The chairman of the electoral commission Issack Hassan has defended the integrity of the presidential elections in which he declared Uhuru Kenyatta as President-elect.
In a replying affidavit to Raila Odinga's suit, Mr Hassan says the Independent Electoral and Boundaries Commission (IEBC) did not “deviate from the normative process and procedures and the poll was neither a “sham” nor a “travesty” as Mr Odinga is alleging.
Asking the Supreme Court to dismiss the case, Mr Hassan says Mr Odinga has failed to satisfy the evidential threshold to validate the assertions contained in the suit filed on Saturday.
He observes Mr Odinga did not go through the necessary procedure of verifying the results to warrant the revocation of Article 140 of the Constitution on questions as to validity of presidential election.
“A bare complaint on the part of the plaintiff cannot be the basis of nullifying the presidential election,” says Mr Hassan, who is the second respondent to the petition.
He also defends the validity of the voter register used to conduct the March 4 elections.
After the elections, Mr Odinga claimed there were major discrepancies in the voter register. In particular, he claimed that the total number of voters was inflated in some areas.
In his response, Mr Hassan observes that the Prime Minister participated in the process and “at no time did he raise a genuine and fundamental complaint against the process"
The IEBC chairman refutes the allegation that the electoral agency has stifled Mr Odinga's attempt to access public information pertaining to the elections as provided for by Articles 35 and 47 of the Constitution.
Mr Hassan also rebuts Mr Odinga's allegation that President-elect Uhuru Kenyatta did not attain more than half of all votes cast in the election as required by the Constitution.
“The lack of credible and tangible evidence on the part of the petitioner underscores the terminal structural weakness of the petition,” he points in the document.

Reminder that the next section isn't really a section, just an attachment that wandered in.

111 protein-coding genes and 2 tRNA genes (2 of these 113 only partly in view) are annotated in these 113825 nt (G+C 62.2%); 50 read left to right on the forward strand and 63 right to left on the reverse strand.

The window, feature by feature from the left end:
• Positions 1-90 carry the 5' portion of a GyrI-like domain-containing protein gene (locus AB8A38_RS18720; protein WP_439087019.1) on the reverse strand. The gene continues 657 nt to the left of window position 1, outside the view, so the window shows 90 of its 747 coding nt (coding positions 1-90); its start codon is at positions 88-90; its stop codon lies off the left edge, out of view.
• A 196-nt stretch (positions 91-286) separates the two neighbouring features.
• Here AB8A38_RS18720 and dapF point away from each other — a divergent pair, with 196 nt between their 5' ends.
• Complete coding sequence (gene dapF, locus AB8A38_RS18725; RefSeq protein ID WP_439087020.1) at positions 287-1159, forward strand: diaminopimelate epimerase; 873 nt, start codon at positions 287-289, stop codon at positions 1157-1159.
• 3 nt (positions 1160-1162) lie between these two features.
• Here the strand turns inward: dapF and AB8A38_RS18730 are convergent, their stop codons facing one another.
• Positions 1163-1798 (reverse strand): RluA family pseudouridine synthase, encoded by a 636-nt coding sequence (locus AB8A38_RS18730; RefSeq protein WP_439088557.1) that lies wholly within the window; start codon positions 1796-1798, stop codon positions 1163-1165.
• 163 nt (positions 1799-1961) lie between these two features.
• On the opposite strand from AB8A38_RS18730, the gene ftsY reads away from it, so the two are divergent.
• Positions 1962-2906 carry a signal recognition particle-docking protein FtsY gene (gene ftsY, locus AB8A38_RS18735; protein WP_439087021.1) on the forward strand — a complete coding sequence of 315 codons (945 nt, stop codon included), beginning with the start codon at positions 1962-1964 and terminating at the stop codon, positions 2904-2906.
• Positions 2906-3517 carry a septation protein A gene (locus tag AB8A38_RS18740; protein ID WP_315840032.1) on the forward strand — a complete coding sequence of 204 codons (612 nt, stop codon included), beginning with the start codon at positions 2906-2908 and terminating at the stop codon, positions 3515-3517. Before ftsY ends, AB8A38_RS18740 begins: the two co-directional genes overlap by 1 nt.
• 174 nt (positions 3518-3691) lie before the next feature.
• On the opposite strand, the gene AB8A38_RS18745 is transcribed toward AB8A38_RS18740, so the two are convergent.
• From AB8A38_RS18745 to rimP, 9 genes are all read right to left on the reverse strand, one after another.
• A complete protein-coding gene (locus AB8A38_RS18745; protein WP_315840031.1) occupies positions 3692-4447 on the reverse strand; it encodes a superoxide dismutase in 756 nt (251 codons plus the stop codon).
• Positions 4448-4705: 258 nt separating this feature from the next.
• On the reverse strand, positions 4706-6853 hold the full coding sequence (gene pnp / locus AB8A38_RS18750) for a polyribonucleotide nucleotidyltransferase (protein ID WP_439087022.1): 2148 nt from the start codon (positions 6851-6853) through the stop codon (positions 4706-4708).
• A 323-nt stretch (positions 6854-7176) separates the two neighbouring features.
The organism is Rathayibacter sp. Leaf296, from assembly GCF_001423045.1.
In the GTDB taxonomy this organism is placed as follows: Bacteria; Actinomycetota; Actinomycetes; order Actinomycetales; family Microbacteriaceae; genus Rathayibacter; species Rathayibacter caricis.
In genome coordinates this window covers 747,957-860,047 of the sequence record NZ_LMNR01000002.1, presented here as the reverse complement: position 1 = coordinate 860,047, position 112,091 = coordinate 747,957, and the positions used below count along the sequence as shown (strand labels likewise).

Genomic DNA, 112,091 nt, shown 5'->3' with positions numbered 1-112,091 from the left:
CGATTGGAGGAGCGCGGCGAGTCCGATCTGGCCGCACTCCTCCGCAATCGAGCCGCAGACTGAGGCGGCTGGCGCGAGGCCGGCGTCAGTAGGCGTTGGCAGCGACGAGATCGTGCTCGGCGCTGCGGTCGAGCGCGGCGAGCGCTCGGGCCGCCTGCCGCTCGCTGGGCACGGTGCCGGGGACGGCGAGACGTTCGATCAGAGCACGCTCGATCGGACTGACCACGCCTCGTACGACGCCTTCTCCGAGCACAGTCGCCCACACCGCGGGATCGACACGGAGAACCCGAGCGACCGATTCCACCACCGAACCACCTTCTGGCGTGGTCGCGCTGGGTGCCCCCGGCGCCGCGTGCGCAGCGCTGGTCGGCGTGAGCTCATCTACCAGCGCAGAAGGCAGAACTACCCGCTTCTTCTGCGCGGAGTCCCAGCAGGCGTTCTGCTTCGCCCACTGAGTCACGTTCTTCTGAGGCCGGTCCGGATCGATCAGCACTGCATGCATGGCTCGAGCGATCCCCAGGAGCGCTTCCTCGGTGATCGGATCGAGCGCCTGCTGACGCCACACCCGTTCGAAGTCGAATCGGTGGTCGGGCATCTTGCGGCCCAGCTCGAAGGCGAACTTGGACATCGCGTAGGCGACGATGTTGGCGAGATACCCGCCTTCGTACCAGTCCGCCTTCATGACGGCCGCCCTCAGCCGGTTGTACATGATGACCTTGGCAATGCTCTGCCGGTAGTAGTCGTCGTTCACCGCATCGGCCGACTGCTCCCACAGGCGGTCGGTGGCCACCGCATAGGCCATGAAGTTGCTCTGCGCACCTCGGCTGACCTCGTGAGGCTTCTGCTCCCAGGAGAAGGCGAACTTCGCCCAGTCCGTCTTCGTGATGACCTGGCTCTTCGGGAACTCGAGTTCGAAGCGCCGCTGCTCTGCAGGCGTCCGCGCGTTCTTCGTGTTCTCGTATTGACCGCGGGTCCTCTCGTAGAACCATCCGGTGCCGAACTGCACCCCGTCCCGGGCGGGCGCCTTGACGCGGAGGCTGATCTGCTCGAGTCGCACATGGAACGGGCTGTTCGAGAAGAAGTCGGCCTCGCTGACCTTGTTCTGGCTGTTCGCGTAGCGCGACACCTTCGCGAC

The electoral boss terms the petition as an “omnibus petition” that superficially challenges the election of Mr Kenyatta as the fourth president.
He argues that even though at face value it is based on Article 140, it is in reality grounded on the Bill of Rights under the Constitution.
The fusion of the two, Mr Hassan argues takes away the jurisdiction of the court to determine the many issues raised in the petition.
“The petitioner is advancing a narrow private right cleverly disguised as public interest in Kenyans being allowed to elect a President of their choice,” he says.
“The overriding public interest balancing test must prevail in the determination of the competing rights of the Prime Minister,” he appeals to the court.
Further, Mr Hassan terms the petition as superfluous noting that the procurement issues raised about the Biometric Voter Registration kits are “not issues for determination by the Supreme Court”.
He notes: “The government through the office of the Prime Minister and the Treasury in any event did the procurement of the equipment now sought to be impugned.”
“The petitioner cannot seek to benefit from what would, if his argument is to be accepted, be his own wrongdoing,” he avers.
Mr Hassan accuses Mr Odinga of lodging the suit at the top court as part of a seemingly demonstrated history of not conceding defeat.
“The petitioner has never conceded or accepted the will of the people as expressed in the outcome of the 1997, 2007 and now the 2013 General Election," he claims.